Around the time this review was published, I had interviewed Jodi Meadows for our first Turkish blog tour. Here's the interview for you guys to read as well :)
What will readers find in Incarnate?
Different readers will see different things in every book, but some of the most important themes of Incarnate to me are overcoming the past, looking toward the future, hope, love, healing, and finding one's place in the world.
Most of the YA novels I've read so far deal with the "soulless." How did the idea of creating a community of old souls come about?
I had the idea for Incarnate three years before I actually wrote the story. I made a note about a world where everyone was perpetually reincarnated -- all except one new soul -- and put it in a file on my computer. I didn't touch it for three years because I thought it would be really hard to write. And it was. But when I was ready for the challenge, I pulled out that note and got started.
I don't remember what I was doing when I had the idea anymore, but . . . I'm really glad I did.
I hear you've already finished all the books in the trilogy. How long did that take?
After Incarnate got an agent, I immediately started working on the second book. And when the trilogy sold to HarperCollins, I finished the second book and wrote the third as well. All of that happened in less than a year. I was really excited to work on the story more, and I had a plan for all three books.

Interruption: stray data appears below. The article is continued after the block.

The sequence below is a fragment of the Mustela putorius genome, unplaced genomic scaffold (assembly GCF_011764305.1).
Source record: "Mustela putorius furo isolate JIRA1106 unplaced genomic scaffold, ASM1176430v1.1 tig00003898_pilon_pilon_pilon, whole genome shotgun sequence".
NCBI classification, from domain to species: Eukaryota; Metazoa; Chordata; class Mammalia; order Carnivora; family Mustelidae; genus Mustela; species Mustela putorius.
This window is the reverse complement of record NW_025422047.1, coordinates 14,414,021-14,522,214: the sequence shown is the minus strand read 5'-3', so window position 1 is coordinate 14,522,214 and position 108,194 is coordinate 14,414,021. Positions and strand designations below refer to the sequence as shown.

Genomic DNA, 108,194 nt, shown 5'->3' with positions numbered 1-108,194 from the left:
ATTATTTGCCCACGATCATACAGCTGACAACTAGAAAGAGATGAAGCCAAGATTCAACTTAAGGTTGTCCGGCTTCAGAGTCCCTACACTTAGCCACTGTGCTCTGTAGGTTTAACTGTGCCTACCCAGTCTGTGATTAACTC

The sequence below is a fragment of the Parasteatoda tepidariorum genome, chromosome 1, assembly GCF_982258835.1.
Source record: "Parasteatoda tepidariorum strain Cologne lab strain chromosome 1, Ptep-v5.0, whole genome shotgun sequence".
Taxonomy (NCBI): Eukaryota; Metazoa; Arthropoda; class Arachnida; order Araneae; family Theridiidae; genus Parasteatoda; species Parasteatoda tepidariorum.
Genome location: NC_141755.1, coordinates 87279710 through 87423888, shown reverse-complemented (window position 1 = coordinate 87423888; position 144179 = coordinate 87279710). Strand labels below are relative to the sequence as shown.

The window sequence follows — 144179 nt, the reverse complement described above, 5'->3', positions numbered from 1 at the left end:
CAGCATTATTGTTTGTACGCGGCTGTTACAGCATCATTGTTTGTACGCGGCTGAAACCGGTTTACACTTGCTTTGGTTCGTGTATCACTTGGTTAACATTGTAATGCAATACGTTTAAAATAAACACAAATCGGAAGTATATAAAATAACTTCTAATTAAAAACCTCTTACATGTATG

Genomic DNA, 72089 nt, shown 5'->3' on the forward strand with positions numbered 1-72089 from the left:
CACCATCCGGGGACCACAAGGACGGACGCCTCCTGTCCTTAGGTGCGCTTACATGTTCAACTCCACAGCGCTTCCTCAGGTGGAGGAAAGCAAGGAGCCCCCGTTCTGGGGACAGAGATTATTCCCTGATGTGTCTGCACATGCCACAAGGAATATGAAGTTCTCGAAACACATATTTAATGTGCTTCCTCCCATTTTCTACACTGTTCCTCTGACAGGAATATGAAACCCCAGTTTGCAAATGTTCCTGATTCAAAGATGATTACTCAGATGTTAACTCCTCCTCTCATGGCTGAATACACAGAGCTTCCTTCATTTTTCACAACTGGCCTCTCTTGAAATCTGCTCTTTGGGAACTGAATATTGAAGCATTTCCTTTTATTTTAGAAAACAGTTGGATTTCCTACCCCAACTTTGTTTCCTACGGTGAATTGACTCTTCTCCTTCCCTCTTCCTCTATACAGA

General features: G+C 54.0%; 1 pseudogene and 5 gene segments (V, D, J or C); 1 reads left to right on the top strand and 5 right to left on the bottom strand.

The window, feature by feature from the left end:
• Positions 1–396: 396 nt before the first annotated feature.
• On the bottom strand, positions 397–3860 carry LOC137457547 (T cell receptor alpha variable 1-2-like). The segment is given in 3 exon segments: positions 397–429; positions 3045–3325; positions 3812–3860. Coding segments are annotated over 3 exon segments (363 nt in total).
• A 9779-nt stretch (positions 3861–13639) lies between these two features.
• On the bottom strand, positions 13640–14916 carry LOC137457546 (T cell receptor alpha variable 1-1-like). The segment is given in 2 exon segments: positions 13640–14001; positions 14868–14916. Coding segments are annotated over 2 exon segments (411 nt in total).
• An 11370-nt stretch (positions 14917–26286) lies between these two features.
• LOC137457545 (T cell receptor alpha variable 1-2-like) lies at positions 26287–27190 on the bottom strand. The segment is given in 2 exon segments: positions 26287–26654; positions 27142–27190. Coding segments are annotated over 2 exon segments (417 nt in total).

But then I did edits on Incarnate that changed things in book 2 (Asunder). And then I made huge edits in Asunder that changed book 3. So instead of trying to revise book 3 using what I had, I threw away 75000 words and started over completely with a new synopsis. I still have to edit book 3 after my editor reads it, but I think it's better than it was.
So from start to now . . . years. I started Incarnate in October 2009. By the time I'm finished editing book 3, it will be January 2013.
Even though Incarnate has quite a dark subject matter, it's also full of hope and love. Which characters/parts were the hardest to write about?
Ana has a very abusive past, and that was difficult to write about. Just knowing what she's gone through, knowing how hard it is for her to trust anyone after that . . . it's really difficult.
That said, trying to get my mind around a society of super old people was quite a challenge!
You mention on your website that once you found books where magic and other fantastic elements were real, you were hooked. What are some books that inspired your writing?
A few authors that really shaped the writer I am today: Robin McKinley, Tamora Pierce, Sherryl Jordan, and Mary Downing Hahn.
You're a knitter! Both knitting and writing are time-consuming activities. How do you make time for it all? Can you take us through your daily routine?
I figure most people will make time for things they love doing, and I'm no exception. I knit while I watch TV, or when I need a break from writing.
I don't have a routine really. I get up, make coffee, check emails and respond to anything that needs immediate attention, write if I'm in the middle of something I can't stop thinking about it. During lunch, I watch TV and knit or spin. In the afternoon and evening, I write. When emails come in, I usually only answer things from my agent or editor.
When I'm between writing or revising something, I read books or critique manuscripts for friends.
Did you imagine your books would be read in different languages all over the world. How does it feel?
I always hoped people would be able to read my stories in their own language, but like Ana, who never imagined she'd get to experience music, this was always a dream for me. And now it's real life. That's pretty amazing.